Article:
image

health as it happens

Opinion: North Carolina, U.S. health care are not the worst but certainly not the best - The Fayetteville Observer

Jack Bernard  |  The Fayetteville Observer

“America's health care system is neither healthy, caring, nor a system.” ― Walter Cronkite 

North Carolina is not ranked highly regarding health care versus other states. One report has it ranked 47th based on cost, access and outcomes. Another study of access, quality and public health has it ranked 30th overall. A third report has it ranked 45th using the criteria of cost, quality and access for the elderly.

Based on these reports, North Carolina’s health care needs improvement to just be average for the U.S.

However, another study has come out illustrating that U.S. health care is very far from the best in the world. A March 2021 report in the Journal of the American Medical Association contains some startling information showing that even better-off white citizens of the U.S. (those living in the 5% richest counties) have worse health care outcomes versus the average citizen in the 12 other developed nations studied. The conclusion was “even if all U.S. citizens experienced the same health outcomes enjoyed by privileged White U.S. citizens, U.S. health indicators would still lag behind those in many other countries.” 

Jack Bernard: In NC and the U.S., thoughts and prayers not enough to stop gun violence

Jack Bernard: How the conservative minority imposes its will on the rest of us

At the same time, our expenditures per capita were much higher than any other nation. The United States spent $10,948 per capita in 2019. The average OECD nation spent $4,224. France, with what many say is the best health care system, only spent $5,274 per capita. Italy spends $3,819, about the average for an EU nation, every one of which has health insurance coverage for all of their citizens. 

Other reports show the same problems with our health care. I suppose being 37th is OK for a few Americans, but not for the overwhelming majority of us.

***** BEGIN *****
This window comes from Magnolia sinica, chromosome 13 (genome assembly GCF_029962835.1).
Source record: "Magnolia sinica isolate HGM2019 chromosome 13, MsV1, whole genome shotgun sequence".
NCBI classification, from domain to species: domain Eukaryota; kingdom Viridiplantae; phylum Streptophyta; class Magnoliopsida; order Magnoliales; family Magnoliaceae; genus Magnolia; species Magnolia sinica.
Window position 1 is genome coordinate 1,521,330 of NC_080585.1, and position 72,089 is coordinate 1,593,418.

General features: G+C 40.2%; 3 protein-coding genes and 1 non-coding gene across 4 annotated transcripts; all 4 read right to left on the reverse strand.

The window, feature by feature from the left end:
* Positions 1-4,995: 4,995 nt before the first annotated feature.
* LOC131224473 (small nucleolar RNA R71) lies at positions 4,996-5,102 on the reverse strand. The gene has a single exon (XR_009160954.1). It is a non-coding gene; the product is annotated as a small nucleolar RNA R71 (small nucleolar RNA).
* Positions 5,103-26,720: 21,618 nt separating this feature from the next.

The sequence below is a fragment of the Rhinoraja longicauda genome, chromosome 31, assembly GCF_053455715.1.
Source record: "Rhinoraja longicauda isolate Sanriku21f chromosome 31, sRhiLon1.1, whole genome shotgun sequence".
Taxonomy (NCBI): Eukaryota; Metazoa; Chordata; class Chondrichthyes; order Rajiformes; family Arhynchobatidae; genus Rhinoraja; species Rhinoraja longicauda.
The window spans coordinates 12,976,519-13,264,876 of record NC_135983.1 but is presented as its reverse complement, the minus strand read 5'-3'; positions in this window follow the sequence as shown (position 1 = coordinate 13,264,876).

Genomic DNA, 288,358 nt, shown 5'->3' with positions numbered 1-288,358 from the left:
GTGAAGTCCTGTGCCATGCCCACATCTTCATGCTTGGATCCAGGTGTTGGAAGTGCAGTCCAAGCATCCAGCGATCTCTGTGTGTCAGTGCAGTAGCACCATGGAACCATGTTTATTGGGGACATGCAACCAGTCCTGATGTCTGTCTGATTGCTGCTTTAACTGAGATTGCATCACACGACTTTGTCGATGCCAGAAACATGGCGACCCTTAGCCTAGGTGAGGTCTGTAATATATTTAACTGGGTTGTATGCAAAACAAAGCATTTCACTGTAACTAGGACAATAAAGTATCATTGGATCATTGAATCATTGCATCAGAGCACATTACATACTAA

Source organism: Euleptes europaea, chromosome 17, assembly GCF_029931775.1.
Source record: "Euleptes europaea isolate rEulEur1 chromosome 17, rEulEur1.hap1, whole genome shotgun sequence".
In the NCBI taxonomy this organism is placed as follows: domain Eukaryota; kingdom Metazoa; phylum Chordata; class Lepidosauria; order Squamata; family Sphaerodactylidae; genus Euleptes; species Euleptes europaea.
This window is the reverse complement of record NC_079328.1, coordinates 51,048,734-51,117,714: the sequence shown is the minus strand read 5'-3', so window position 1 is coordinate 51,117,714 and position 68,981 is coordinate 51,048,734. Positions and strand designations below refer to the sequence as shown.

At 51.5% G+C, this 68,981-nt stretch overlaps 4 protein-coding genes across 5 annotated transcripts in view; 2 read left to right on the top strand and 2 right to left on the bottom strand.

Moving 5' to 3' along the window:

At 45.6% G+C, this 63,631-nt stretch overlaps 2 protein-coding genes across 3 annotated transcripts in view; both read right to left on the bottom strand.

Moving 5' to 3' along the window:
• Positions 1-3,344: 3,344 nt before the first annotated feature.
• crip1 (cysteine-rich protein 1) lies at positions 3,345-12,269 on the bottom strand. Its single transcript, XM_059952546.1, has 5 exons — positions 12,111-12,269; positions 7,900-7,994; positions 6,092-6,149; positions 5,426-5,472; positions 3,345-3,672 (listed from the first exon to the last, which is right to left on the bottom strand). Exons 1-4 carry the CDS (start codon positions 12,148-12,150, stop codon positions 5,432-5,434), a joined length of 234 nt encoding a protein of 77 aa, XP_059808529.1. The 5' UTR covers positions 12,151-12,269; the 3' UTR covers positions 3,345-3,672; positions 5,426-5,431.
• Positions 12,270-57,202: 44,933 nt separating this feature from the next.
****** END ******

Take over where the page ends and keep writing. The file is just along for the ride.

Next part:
As is true with some other studies, France is ranked first. We are ranked below less-prosperous nations like Greece, Chile and Columbia. But slightly above Slovenia, Cuba and Croatia. 

We were ranked not quite as bad on other reports, but still not good. On the 2021 US News analysis, we rank 22nd. And on another 2021 survey, we rank 30th. We are only slightly better than Malaysia and Columbia. 

There have been a number of similar reports with the same sort of findings over the years. The most relevant question is why we are ranked so low. A United Health Foundation report offers some clues.  

First, there is the rate of uninsured, which is still at over 9% nationally even after the Affordable Care Act, aka Obamacare. And for many states and subgroups, it is much higher than that.  

For example, about a third of Latinos in Georgia are uninsured as opposed to a state rate of over 13%, one of the worst in the nation. The national insurance rate is lower for other groups — 14% of those not completing high school are uninsured as well as 19% of Latinos, and 21% of Native Americans nationally. 

Infant mortality is especially high among African Americans, 1% of all Black births. So is the maternal mortality rate, which more than doubles the rate for white mothers. Further, chronic diseases (asthma, cancer, heart disease and diabetes) are much more prevalent in the Native American and Black communities.  

Life expectancy of Black men is only 68 years, compared with an overall U.S. life expectancy of 79 years. And some particular regions, like Appalachia, have higher death rates. Some of this discrepancy can be traced to mental health, drugs and alcohol illnesses. 

What’s the bottom line?

As two national experts, Drs. David Himmelstein and Steph Woolhandler, stated: “U.S. society and medical care are bad for almost everyone’s health.”

We must leave ideology behind us, ignoring the politicians who incorrectly say that “our health care system is the envy of the world” (per former President George W. Bush). It’s very clear that both the North Carolina health care system and the U.S. health care system need major reform. The underlying question is how we go about it.  

In industry, the principle of copying “best practices” is well-accepted. We must push for systemic health care reform based on the best practices of other nations like France. When that will actually happen is based on the people we elect to state and national office. 

Jack Bernard is the former director of Health Planning for Georgia and a retired high-level executive with a health care corporation. He was one of the founders of Premier, Inc. in Charlotte. He is a widely published health reform columnist.